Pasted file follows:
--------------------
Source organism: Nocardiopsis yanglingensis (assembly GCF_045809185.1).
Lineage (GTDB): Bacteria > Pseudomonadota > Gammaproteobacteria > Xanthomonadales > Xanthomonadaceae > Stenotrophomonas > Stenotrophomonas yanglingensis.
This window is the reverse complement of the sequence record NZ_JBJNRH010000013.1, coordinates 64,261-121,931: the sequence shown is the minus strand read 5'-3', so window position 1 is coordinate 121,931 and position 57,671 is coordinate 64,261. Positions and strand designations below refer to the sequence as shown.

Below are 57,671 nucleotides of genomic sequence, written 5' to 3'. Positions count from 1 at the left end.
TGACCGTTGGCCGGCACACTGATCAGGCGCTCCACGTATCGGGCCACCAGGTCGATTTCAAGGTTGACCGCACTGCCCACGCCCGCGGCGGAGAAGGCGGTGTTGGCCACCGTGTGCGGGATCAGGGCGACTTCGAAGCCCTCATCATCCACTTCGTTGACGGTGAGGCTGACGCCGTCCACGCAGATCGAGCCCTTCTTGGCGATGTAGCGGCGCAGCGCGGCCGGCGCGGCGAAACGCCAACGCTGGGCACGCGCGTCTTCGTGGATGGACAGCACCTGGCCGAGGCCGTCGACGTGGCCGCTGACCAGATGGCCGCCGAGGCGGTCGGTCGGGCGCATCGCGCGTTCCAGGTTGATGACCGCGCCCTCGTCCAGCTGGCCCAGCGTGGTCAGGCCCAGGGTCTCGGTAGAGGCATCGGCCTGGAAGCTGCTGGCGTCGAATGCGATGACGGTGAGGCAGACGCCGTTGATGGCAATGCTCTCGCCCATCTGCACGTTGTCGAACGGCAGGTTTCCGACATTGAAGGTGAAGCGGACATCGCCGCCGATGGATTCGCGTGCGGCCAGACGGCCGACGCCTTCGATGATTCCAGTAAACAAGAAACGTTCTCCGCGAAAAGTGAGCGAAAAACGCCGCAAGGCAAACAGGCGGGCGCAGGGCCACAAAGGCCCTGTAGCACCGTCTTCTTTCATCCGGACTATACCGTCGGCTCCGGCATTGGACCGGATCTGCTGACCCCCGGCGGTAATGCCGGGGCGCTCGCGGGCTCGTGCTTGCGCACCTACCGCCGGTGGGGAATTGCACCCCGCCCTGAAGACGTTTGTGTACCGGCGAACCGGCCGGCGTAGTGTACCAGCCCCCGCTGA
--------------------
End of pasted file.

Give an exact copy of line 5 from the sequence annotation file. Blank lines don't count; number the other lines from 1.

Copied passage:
TGACCGTTGGCCGGCACACTGATCAGGCGCTCCACGTATCGGGCCACCAGGTCGATTTCAAGGTTGACCGCACTGCCCACGCCCGCGGCGGAGAAGGCGGTGTTGGCCACCGTGTGCGGGATCAGGGCGACTTCGAAGCCCTCATCATCCACTTCGTTGACGGTGAGGCTGACGCCGTCCACGCAGATCGAGCCCTTCTTGGCGATGTAGCGGCGCAGCGCGGCCGGCGCGGCGAAACGCCAACGCTGGGCACGCGCGTCTTCGTGGATGGACAGCACCTGGCCGAGGCCGTCGACGTGGCCGCTGACCAGATGGCCGCCGAGGCGGTCGGTCGGGCGCATCGCGCGTTCCAGGTTGATGACCGCGCCCTCGTCCAGCTGGCCCAGCGTGGTCAGGCCCAGGGTCTCGGTAGAGGCATCGGCCTGGAAGCTGCTGGCGTCGAATGCGATGACGGTGAGGCAGACGCCGTTGATGGCAATGCTCTCGCCCATCTGCACGTTGTCGAACGGCAGGTTTCCGACATTGAAGGTGAAGCGGACATCGCCGCCGATGGATTCGCGTGCGGCCAGACGGCCGACGCCTTCGATGATTCCAGTAAACAAGAAACGTTCTCCGCGAAAAGTGAGCGAAAAACGCCGCAAGGCAAACAGGCGGGCGCAGGGCCACAAAGGCCCTGTAGCACCGTCTTCTTTCATCCGGACTATACCGTCGGCTCCGGCATTGGACCGGATCTGCTGACCCCCGGCGGTAATGCCGGGGCGCTCGCGGGCTCGTGCTTGCGCACCTACCGCCGGTGGGGAATTGCACCCCGCCCTGAAGACGTTTGTGTACCGGCGAACCGGCCGGCGTAGTGTACCAGCCCCCGCTGA